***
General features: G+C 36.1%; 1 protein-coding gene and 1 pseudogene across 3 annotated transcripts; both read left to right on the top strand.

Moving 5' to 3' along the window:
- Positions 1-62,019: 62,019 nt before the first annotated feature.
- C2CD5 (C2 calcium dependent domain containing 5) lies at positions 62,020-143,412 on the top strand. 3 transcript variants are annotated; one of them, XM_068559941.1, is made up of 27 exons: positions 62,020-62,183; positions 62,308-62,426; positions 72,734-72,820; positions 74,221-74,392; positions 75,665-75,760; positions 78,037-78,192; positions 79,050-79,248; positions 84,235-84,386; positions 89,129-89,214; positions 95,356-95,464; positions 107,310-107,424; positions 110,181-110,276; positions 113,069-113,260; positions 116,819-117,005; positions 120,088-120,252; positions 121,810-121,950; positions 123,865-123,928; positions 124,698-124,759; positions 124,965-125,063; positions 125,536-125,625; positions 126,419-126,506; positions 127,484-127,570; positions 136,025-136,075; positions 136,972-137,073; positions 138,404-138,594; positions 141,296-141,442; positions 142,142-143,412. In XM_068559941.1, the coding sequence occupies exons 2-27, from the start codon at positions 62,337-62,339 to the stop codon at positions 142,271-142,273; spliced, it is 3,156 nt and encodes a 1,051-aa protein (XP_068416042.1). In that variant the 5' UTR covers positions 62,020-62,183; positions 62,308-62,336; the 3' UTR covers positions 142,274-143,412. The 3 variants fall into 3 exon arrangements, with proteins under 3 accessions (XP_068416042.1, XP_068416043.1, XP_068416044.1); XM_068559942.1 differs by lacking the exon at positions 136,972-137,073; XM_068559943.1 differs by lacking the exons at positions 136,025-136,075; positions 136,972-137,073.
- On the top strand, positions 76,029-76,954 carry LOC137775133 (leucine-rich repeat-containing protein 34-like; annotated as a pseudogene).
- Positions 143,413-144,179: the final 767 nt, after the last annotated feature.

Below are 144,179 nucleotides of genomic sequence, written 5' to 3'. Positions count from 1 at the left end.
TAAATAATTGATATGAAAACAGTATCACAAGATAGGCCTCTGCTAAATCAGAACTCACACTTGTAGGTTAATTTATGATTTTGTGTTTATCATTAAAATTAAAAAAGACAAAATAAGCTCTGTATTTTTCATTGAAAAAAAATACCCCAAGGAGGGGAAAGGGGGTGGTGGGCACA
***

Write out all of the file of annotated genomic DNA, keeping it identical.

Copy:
General features: G+C 36.1%; 1 protein-coding gene and 1 pseudogene across 3 annotated transcripts; both read left to right on the top strand.

Moving 5' to 3' along the window:
- Positions 1-62,019: 62,019 nt before the first annotated feature.
- C2CD5 (C2 calcium dependent domain containing 5) lies at positions 62,020-143,412 on the top strand. 3 transcript variants are annotated; one of them, XM_068559941.1, is made up of 27 exons: positions 62,020-62,183; positions 62,308-62,426; positions 72,734-72,820; positions 74,221-74,392; positions 75,665-75,760; positions 78,037-78,192; positions 79,050-79,248; positions 84,235-84,386; positions 89,129-89,214; positions 95,356-95,464; positions 107,310-107,424; positions 110,181-110,276; positions 113,069-113,260; positions 116,819-117,005; positions 120,088-120,252; positions 121,810-121,950; positions 123,865-123,928; positions 124,698-124,759; positions 124,965-125,063; positions 125,536-125,625; positions 126,419-126,506; positions 127,484-127,570; positions 136,025-136,075; positions 136,972-137,073; positions 138,404-138,594; positions 141,296-141,442; positions 142,142-143,412. In XM_068559941.1, the coding sequence occupies exons 2-27, from the start codon at positions 62,337-62,339 to the stop codon at positions 142,271-142,273; spliced, it is 3,156 nt and encodes a 1,051-aa protein (XP_068416042.1). In that variant the 5' UTR covers positions 62,020-62,183; positions 62,308-62,336; the 3' UTR covers positions 142,274-143,412. The 3 variants fall into 3 exon arrangements, with proteins under 3 accessions (XP_068416042.1, XP_068416043.1, XP_068416044.1); XM_068559942.1 differs by lacking the exon at positions 136,972-137,073; XM_068559943.1 differs by lacking the exons at positions 136,025-136,075; positions 136,972-137,073.
- On the top strand, positions 76,029-76,954 carry LOC137775133 (leucine-rich repeat-containing protein 34-like; annotated as a pseudogene).
- Positions 143,413-144,179: the final 767 nt, after the last annotated feature.

Below are 144,179 nucleotides of genomic sequence, written 5' to 3'. Positions count from 1 at the left end.
TAAATAATTGATATGAAAACAGTATCACAAGATAGGCCTCTGCTAAATCAGAACTCACACTTGTAGGTTAATTTATGATTTTGTGTTTATCATTAAAATTAAAAAAGACAAAATAAGCTCTGTATTTTTCATTGAAAAAAAATACCCCAAGGAGGGGAAAGGGGGTGGTGGGCACA